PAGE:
Jury says: “I don’t necessarily think writing a poem is going to lead directly to a job but, over and over, I’ve witnessed the impact that taking part in the arts – when you’ve got something to say and people are listening to you – has on people’s lives. It can lead to things: they might then go out and get training, get a job or get out of a [damaging] relationship.”
In theory, the arts should be in a better state in schools in Scotland than in England, given the priority that Curriculum for Excellence assigns to a broad range of learning. However, in education – and beyond – arts subjects still struggle to attain parity. They remain vulnerable to budget cuts (see box, below), and there are concerns that standardised national assessments and the drive to close the attainment gap will squeeze them in primary schools. You need only to look at media coverage of arts projects such as the poetry slam: often reduced to quirky, picture-led newspaper stories or “And, finally...” items on television news. The subtext is clear: the arts may be fun but they’re not that important.
Back at Wallace High, the session is being taken by performance poet Jenny Lindsay, and pianist and composer Euan Stevenson (the Royal Scottish National Orchestra will be creating music to go along with the poetry at the final in Greenock on 31 October).
English teacher Heather Doran says that, while pupils may appear uninterested, they are, in fact, “much more engaged” than is often the case in other classes. There, they can often be passive and solitary, and struggle to get along with classmates or be in a team. So, Doran has high hopes for the poetry slam, as it is “turning everything on its head – you’re going to do a performance that you’re going to create and you’re going to lead”.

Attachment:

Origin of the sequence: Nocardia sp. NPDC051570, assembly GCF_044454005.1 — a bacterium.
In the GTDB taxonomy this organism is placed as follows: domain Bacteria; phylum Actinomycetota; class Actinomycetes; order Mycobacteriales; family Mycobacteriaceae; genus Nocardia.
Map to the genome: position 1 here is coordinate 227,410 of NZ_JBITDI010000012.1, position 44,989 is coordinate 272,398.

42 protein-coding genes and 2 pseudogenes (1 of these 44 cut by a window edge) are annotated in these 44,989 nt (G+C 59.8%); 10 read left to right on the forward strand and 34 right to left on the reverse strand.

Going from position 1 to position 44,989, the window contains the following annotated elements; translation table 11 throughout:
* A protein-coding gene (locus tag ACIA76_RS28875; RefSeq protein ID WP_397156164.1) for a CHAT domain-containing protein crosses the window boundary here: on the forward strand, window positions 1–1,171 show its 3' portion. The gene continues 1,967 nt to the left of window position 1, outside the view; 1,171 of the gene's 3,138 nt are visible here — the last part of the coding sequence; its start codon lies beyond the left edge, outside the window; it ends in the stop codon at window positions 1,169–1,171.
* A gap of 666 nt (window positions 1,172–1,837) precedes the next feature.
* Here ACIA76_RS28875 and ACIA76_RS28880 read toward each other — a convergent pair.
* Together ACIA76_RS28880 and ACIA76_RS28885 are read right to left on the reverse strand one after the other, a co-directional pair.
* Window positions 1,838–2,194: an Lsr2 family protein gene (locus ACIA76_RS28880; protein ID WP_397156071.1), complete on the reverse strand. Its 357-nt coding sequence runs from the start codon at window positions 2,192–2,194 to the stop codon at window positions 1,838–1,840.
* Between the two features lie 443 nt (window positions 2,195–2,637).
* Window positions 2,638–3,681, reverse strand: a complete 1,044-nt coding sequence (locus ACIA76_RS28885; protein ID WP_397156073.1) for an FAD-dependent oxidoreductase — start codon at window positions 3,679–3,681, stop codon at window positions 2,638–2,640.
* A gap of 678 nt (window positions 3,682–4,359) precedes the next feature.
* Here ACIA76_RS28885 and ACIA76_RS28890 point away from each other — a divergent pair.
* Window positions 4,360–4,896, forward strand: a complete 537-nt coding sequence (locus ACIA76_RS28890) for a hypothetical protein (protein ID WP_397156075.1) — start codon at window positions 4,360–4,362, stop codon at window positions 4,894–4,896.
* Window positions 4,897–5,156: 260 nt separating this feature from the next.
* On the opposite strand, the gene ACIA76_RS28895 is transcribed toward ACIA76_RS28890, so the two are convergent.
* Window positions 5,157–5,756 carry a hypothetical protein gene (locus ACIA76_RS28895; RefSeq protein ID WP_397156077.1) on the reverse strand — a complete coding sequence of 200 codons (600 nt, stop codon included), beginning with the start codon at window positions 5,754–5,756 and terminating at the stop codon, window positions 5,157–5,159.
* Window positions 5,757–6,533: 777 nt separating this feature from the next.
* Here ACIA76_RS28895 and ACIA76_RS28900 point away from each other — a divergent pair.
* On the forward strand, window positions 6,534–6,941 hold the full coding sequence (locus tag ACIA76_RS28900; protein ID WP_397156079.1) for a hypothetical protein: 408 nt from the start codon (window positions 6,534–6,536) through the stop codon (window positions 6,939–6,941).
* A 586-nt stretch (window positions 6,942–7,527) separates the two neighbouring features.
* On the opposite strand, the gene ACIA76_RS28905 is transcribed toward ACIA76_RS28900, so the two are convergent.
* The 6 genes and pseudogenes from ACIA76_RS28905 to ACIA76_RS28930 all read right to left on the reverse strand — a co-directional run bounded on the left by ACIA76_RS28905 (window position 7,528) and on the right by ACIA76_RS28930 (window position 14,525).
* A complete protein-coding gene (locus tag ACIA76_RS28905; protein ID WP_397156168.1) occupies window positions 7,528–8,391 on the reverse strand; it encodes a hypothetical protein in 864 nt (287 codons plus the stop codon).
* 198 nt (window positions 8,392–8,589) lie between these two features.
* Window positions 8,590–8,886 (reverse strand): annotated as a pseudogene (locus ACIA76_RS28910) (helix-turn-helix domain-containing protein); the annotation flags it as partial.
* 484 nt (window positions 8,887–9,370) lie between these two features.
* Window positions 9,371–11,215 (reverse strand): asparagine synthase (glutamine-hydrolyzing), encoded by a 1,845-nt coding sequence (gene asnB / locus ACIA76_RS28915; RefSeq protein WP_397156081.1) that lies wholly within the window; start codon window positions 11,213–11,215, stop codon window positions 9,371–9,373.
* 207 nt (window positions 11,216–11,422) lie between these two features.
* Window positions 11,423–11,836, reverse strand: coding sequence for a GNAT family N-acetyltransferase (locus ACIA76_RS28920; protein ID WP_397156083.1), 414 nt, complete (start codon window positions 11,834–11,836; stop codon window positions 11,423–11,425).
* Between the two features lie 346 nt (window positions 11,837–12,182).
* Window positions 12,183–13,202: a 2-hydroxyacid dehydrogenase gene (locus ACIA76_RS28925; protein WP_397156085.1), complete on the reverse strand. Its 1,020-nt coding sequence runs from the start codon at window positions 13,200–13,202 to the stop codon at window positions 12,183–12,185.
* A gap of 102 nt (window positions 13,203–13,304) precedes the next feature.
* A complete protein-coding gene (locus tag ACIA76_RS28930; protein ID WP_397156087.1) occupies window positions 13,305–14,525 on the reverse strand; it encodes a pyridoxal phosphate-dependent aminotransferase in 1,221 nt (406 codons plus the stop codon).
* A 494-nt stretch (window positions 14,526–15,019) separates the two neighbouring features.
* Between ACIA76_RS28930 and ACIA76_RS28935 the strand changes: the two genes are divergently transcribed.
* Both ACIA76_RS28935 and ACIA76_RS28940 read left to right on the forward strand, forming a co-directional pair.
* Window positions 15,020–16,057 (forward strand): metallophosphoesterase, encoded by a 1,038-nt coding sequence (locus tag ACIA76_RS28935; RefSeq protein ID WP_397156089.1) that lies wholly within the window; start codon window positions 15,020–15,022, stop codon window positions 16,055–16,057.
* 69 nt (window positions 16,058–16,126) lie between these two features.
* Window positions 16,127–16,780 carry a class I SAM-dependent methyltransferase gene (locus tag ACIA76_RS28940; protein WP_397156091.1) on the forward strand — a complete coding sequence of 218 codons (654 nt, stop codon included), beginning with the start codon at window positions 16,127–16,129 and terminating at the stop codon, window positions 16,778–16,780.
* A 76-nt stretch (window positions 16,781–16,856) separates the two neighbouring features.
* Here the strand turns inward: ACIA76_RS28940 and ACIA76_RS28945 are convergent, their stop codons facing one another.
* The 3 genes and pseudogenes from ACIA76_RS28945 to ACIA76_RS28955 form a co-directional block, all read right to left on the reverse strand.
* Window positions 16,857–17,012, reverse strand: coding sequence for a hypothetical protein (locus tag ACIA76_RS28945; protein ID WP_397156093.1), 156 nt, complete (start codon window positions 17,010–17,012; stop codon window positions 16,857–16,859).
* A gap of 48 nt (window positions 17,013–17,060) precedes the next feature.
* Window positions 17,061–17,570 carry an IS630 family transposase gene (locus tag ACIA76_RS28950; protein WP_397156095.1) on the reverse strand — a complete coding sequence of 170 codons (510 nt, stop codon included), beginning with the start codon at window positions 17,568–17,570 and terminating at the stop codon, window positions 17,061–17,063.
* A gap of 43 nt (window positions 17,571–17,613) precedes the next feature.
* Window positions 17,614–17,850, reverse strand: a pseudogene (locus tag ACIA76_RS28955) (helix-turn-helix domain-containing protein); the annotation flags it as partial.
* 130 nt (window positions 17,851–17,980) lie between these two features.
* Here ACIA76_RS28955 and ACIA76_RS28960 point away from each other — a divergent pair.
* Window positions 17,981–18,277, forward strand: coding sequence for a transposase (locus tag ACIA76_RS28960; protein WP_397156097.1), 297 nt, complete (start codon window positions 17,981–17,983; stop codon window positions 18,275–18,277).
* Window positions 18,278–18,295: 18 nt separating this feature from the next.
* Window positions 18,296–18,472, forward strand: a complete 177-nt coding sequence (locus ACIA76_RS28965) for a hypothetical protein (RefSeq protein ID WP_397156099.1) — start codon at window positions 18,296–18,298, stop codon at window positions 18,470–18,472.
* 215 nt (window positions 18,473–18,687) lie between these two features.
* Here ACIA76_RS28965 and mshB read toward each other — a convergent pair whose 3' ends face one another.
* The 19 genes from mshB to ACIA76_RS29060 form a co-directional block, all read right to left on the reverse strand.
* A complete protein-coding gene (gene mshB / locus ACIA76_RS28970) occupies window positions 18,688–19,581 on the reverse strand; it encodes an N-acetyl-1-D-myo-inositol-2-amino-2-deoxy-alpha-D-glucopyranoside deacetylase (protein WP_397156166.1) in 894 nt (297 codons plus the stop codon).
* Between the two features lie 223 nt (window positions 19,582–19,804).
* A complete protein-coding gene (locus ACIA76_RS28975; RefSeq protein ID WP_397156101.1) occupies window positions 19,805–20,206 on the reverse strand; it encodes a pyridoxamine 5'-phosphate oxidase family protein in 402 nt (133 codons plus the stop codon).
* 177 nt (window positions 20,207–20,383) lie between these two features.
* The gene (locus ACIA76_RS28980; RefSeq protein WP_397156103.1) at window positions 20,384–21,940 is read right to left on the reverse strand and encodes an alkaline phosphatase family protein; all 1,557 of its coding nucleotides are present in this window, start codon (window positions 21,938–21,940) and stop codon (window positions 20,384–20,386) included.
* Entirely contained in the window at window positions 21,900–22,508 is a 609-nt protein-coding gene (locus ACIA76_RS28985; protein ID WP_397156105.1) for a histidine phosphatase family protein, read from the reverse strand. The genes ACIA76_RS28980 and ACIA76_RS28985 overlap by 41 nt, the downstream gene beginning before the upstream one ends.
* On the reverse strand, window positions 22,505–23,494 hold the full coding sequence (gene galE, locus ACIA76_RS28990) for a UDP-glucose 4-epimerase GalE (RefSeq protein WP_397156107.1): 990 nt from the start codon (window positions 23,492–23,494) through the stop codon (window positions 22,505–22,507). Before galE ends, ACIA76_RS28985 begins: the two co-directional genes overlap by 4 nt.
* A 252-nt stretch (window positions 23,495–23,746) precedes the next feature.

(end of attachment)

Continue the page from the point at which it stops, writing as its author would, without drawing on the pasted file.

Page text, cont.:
Initially, says Doran, there was deep scepticism in the class, a feeling that no one would be interested in their opinions. And Lindsay and Stevenson certainly face a wall of negativity today, including sporadic protestations of “Nuh, I’m nae dain’ that”, “I cannae write on proper paper” and “Naebody’s a musician in this class”. (There’s an irony to that last one, as one boy had actually learned the French horn as part of a high-profile initiative to bring orchestral music to deprived communities, but says he gave it up because it was “boring”.)
When Lindsay tells the small groups, which she has split the class into, that they’ll each have up to 40 minutes to write a poem, there are yelps of dismay. “They’re frightened: language is powerful and they’re frightened about language. It alienates them,” says Doran, who adds that some of these pupils have never read a book. But she is impressed with their engagement over the next 40 minutes. There are occasional harrumphs of frustration and protests about not knowing what to do; by and large, though, they get their heads down and come up with some arresting results.
Each poem has to have a fourth and eighth line starting with “Will I ever…?” When Lindsay asks each pupil to shout out what they might write, the suggestions flow easily: “Will I ever go to jail?” “Will I ever get a job?” “Will I ever be a football player?” “Will I ever go to Edinburgh University?” “Will I ever win the lottery?” “Will I ever get my own house?” “Will I ever make it to the next day?”
“The creative process is a really fabulous way of processing difficult emotions and experiences,” says Jury, adding that poetry offers a “quicker, less painful way” into this process, particularly for “those who don’t fall easily into the academic model”. This is because, in contrast to the pernickety rules of prose, “it’s not about commas, full stops, sentence structures, paragraphs, grammar”.
The poetry slam – funded this year by the Big Lottery Fund, grants programme Young Start and the Scottish government’s Year of Young People 2018 initiative – seems in tune with the thinking of one of the country’s leading experts on poverty, John McKendrick. Educational interventions targeted at disadvantaged children, he says, are problematic if they seek simply to drive all pupils towards the same end point, such as success in a “more academic form of education”.
McKendrick, co-director of Glasgow Caledonian University’s Scottish Poverty and Inequality Research Unit, wants to see “an equal drive being made to nurture the talents, interests and aptitudes of those who are not academically inclined”.